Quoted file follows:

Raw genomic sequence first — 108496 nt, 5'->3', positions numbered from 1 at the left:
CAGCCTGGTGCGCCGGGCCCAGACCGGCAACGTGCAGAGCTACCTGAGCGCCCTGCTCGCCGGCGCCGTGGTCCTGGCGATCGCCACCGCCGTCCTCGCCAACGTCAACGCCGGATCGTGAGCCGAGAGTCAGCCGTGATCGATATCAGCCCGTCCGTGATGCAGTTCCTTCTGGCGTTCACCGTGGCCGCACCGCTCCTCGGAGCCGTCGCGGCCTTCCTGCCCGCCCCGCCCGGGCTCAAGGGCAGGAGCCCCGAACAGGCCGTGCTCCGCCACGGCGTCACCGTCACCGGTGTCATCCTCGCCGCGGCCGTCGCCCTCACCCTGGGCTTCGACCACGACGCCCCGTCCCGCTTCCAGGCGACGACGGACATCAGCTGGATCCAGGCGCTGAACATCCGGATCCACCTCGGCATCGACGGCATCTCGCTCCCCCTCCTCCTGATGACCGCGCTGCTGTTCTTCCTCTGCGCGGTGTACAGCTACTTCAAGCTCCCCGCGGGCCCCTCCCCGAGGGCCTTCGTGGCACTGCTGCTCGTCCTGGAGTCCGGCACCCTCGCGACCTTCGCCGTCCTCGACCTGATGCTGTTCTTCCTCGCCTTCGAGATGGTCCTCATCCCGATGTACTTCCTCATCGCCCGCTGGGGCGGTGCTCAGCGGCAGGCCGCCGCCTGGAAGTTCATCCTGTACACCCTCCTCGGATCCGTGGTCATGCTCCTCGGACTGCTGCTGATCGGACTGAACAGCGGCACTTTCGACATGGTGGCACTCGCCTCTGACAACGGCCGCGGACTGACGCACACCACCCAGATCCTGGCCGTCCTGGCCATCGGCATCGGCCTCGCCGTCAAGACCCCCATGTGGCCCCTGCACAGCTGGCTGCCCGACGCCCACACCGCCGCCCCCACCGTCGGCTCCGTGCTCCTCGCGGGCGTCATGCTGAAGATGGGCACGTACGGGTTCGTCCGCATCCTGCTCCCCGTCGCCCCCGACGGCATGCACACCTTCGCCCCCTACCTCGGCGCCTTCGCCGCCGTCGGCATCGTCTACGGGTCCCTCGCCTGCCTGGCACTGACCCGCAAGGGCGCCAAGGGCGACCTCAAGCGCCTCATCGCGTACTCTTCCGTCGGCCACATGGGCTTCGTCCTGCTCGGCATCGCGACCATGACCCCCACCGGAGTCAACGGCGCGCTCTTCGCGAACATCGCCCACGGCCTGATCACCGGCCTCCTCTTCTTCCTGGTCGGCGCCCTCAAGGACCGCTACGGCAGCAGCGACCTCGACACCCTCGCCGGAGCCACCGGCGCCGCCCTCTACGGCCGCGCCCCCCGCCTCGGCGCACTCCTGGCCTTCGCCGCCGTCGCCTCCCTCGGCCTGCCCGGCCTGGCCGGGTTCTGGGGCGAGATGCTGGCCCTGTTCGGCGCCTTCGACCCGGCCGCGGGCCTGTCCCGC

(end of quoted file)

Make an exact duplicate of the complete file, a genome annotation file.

Raw genomic sequence first — 108496 nt, 5'->3', positions numbered from 1 at the left:
CAGCCTGGTGCGCCGGGCCCAGACCGGCAACGTGCAGAGCTACCTGAGCGCCCTGCTCGCCGGCGCCGTGGTCCTGGCGATCGCCACCGCCGTCCTCGCCAACGTCAACGCCGGATCGTGAGCCGAGAGTCAGCCGTGATCGATATCAGCCCGTCCGTGATGCAGTTCCTTCTGGCGTTCACCGTGGCCGCACCGCTCCTCGGAGCCGTCGCGGCCTTCCTGCCCGCCCCGCCCGGGCTCAAGGGCAGGAGCCCCGAACAGGCCGTGCTCCGCCACGGCGTCACCGTCACCGGTGTCATCCTCGCCGCGGCCGTCGCCCTCACCCTGGGCTTCGACCACGACGCCCCGTCCCGCTTCCAGGCGACGACGGACATCAGCTGGATCCAGGCGCTGAACATCCGGATCCACCTCGGCATCGACGGCATCTCGCTCCCCCTCCTCCTGATGACCGCGCTGCTGTTCTTCCTCTGCGCGGTGTACAGCTACTTCAAGCTCCCCGCGGGCCCCTCCCCGAGGGCCTTCGTGGCACTGCTGCTCGTCCTGGAGTCCGGCACCCTCGCGACCTTCGCCGTCCTCGACCTGATGCTGTTCTTCCTCGCCTTCGAGATGGTCCTCATCCCGATGTACTTCCTCATCGCCCGCTGGGGCGGTGCTCAGCGGCAGGCCGCCGCCTGGAAGTTCATCCTGTACACCCTCCTCGGATCCGTGGTCATGCTCCTCGGACTGCTGCTGATCGGACTGAACAGCGGCACTTTCGACATGGTGGCACTCGCCTCTGACAACGGCCGCGGACTGACGCACACCACCCAGATCCTGGCCGTCCTGGCCATCGGCATCGGCCTCGCCGTCAAGACCCCCATGTGGCCCCTGCACAGCTGGCTGCCCGACGCCCACACCGCCGCCCCCACCGTCGGCTCCGTGCTCCTCGCGGGCGTCATGCTGAAGATGGGCACGTACGGGTTCGTCCGCATCCTGCTCCCCGTCGCCCCCGACGGCATGCACACCTTCGCCCCCTACCTCGGCGCCTTCGCCGCCGTCGGCATCGTCTACGGGTCCCTCGCCTGCCTGGCACTGACCCGCAAGGGCGCCAAGGGCGACCTCAAGCGCCTCATCGCGTACTCTTCCGTCGGCCACATGGGCTTCGTCCTGCTCGGCATCGCGACCATGACCCCCACCGGAGTCAACGGCGCGCTCTTCGCGAACATCGCCCACGGCCTGATCACCGGCCTCCTCTTCTTCCTGGTCGGCGCCCTCAAGGACCGCTACGGCAGCAGCGACCTCGACACCCTCGCCGGAGCCACCGGCGCCGCCCTCTACGGCCGCGCCCCCCGCCTCGGCGCACTCCTGGCCTTCGCCGCCGTCGCCTCCCTCGGCCTGCCCGGCCTGGCCGGGTTCTGGGGCGAGATGCTGGCCCTGTTCGGCGCCTTCGACCCGGCCGCGGGCCTGTCCCGC